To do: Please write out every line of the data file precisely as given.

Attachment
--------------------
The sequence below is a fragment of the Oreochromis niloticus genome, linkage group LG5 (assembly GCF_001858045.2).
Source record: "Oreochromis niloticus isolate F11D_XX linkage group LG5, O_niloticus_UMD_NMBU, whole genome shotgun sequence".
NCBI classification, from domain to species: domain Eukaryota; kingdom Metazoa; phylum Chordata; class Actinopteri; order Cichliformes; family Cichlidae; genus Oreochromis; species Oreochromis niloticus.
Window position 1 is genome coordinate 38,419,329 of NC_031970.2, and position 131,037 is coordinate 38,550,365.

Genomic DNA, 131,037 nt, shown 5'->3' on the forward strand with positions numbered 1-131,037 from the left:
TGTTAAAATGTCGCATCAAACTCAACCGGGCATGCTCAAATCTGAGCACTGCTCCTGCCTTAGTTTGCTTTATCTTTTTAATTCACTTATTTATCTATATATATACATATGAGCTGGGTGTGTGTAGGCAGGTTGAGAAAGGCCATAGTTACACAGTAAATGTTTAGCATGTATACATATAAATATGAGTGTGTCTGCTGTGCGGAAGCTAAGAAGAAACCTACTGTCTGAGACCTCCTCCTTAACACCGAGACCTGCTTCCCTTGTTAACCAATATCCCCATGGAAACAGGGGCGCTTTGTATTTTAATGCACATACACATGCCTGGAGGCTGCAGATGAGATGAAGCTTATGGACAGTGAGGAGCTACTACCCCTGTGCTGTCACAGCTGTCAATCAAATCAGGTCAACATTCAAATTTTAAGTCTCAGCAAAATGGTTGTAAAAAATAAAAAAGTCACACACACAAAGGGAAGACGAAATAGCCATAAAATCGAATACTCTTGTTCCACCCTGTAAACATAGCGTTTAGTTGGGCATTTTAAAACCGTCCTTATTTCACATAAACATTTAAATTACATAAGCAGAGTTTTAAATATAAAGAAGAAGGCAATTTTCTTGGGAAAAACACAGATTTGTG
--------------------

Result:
The sequence below is a fragment of the Oreochromis niloticus genome, linkage group LG5 (assembly GCF_001858045.2).
Source record: "Oreochromis niloticus isolate F11D_XX linkage group LG5, O_niloticus_UMD_NMBU, whole genome shotgun sequence".
NCBI classification, from domain to species: domain Eukaryota; kingdom Metazoa; phylum Chordata; class Actinopteri; order Cichliformes; family Cichlidae; genus Oreochromis; species Oreochromis niloticus.
Window position 1 is genome coordinate 38,419,329 of NC_031970.2, and position 131,037 is coordinate 38,550,365.

Genomic DNA, 131,037 nt, shown 5'->3' on the forward strand with positions numbered 1-131,037 from the left:
TGTTAAAATGTCGCATCAAACTCAACCGGGCATGCTCAAATCTGAGCACTGCTCCTGCCTTAGTTTGCTTTATCTTTTTAATTCACTTATTTATCTATATATATACATATGAGCTGGGTGTGTGTAGGCAGGTTGAGAAAGGCCATAGTTACACAGTAAATGTTTAGCATGTATACATATAAATATGAGTGTGTCTGCTGTGCGGAAGCTAAGAAGAAACCTACTGTCTGAGACCTCCTCCTTAACACCGAGACCTGCTTCCCTTGTTAACCAATATCCCCATGGAAACAGGGGCGCTTTGTATTTTAATGCACATACACATGCCTGGAGGCTGCAGATGAGATGAAGCTTATGGACAGTGAGGAGCTACTACCCCTGTGCTGTCACAGCTGTCAATCAAATCAGGTCAACATTCAAATTTTAAGTCTCAGCAAAATGGTTGTAAAAAATAAAAAAGTCACACACACAAAGGGAAGACGAAATAGCCATAAAATCGAATACTCTTGTTCCACCCTGTAAACATAGCGTTTAGTTGGGCATTTTAAAACCGTCCTTATTTCACATAAACATTTAAATTACATAAGCAGAGTTTTAAATATAAAGAAGAAGGCAATTTTCTTGGGAAAAACACAGATTTGTG